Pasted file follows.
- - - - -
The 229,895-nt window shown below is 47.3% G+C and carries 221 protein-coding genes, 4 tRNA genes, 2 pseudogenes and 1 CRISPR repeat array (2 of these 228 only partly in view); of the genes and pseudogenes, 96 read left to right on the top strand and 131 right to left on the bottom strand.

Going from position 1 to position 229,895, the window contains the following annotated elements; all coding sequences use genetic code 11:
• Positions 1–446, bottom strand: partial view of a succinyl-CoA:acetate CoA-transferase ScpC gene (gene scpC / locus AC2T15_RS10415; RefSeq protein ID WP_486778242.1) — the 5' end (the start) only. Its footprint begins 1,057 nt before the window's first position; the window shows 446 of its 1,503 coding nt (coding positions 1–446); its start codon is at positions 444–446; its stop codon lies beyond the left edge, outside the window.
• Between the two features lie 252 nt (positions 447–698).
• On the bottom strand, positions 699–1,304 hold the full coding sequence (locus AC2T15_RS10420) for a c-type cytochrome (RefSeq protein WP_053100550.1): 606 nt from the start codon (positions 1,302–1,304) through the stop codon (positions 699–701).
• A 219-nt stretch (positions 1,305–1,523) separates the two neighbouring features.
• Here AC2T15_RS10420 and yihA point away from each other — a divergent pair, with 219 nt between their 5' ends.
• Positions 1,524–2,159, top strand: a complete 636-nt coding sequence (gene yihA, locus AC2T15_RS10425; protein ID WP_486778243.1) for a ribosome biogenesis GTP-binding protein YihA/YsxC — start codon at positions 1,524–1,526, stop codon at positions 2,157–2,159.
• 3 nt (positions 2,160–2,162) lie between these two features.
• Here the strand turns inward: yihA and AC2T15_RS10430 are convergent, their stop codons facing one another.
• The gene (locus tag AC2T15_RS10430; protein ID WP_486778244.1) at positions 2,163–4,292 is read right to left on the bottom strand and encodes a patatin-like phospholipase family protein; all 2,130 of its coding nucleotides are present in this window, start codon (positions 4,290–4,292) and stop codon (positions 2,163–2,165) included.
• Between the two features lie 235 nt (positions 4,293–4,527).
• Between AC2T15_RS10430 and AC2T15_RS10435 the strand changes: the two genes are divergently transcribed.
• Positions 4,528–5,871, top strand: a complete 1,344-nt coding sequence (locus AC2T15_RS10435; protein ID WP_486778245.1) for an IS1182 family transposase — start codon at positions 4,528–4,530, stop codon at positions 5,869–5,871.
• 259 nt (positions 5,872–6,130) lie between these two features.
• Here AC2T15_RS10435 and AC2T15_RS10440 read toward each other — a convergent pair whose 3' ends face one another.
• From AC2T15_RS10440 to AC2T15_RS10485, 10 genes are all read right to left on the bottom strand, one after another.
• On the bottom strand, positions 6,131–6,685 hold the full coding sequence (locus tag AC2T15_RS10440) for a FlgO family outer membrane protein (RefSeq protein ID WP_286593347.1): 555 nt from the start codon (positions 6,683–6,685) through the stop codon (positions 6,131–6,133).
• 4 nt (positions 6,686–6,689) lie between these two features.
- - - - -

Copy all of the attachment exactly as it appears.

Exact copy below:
The 229,895-nt window shown below is 47.3% G+C and carries 221 protein-coding genes, 4 tRNA genes, 2 pseudogenes and 1 CRISPR repeat array (2 of these 228 only partly in view); of the genes and pseudogenes, 96 read left to right on the top strand and 131 right to left on the bottom strand.

Going from position 1 to position 229,895, the window contains the following annotated elements; all coding sequences use genetic code 11:
• Positions 1–446, bottom strand: partial view of a succinyl-CoA:acetate CoA-transferase ScpC gene (gene scpC / locus AC2T15_RS10415; RefSeq protein ID WP_486778242.1) — the 5' end (the start) only. Its footprint begins 1,057 nt before the window's first position; the window shows 446 of its 1,503 coding nt (coding positions 1–446); its start codon is at positions 444–446; its stop codon lies beyond the left edge, outside the window.
• Between the two features lie 252 nt (positions 447–698).
• On the bottom strand, positions 699–1,304 hold the full coding sequence (locus AC2T15_RS10420) for a c-type cytochrome (RefSeq protein WP_053100550.1): 606 nt from the start codon (positions 1,302–1,304) through the stop codon (positions 699–701).
• A 219-nt stretch (positions 1,305–1,523) separates the two neighbouring features.
• Here AC2T15_RS10420 and yihA point away from each other — a divergent pair, with 219 nt between their 5' ends.
• Positions 1,524–2,159, top strand: a complete 636-nt coding sequence (gene yihA, locus AC2T15_RS10425; protein ID WP_486778243.1) for a ribosome biogenesis GTP-binding protein YihA/YsxC — start codon at positions 1,524–1,526, stop codon at positions 2,157–2,159.
• 3 nt (positions 2,160–2,162) lie between these two features.
• Here the strand turns inward: yihA and AC2T15_RS10430 are convergent, their stop codons facing one another.
• The gene (locus tag AC2T15_RS10430; protein ID WP_486778244.1) at positions 2,163–4,292 is read right to left on the bottom strand and encodes a patatin-like phospholipase family protein; all 2,130 of its coding nucleotides are present in this window, start codon (positions 4,290–4,292) and stop codon (positions 2,163–2,165) included.
• Between the two features lie 235 nt (positions 4,293–4,527).
• Between AC2T15_RS10430 and AC2T15_RS10435 the strand changes: the two genes are divergently transcribed.
• Positions 4,528–5,871, top strand: a complete 1,344-nt coding sequence (locus AC2T15_RS10435; protein ID WP_486778245.1) for an IS1182 family transposase — start codon at positions 4,528–4,530, stop codon at positions 5,869–5,871.
• 259 nt (positions 5,872–6,130) lie between these two features.
• Here AC2T15_RS10435 and AC2T15_RS10440 read toward each other — a convergent pair whose 3' ends face one another.
• From AC2T15_RS10440 to AC2T15_RS10485, 10 genes are all read right to left on the bottom strand, one after another.
• On the bottom strand, positions 6,131–6,685 hold the full coding sequence (locus tag AC2T15_RS10440) for a FlgO family outer membrane protein (RefSeq protein ID WP_286593347.1): 555 nt from the start codon (positions 6,683–6,685) through the stop codon (positions 6,131–6,133).
• 4 nt (positions 6,686–6,689) lie between these two features.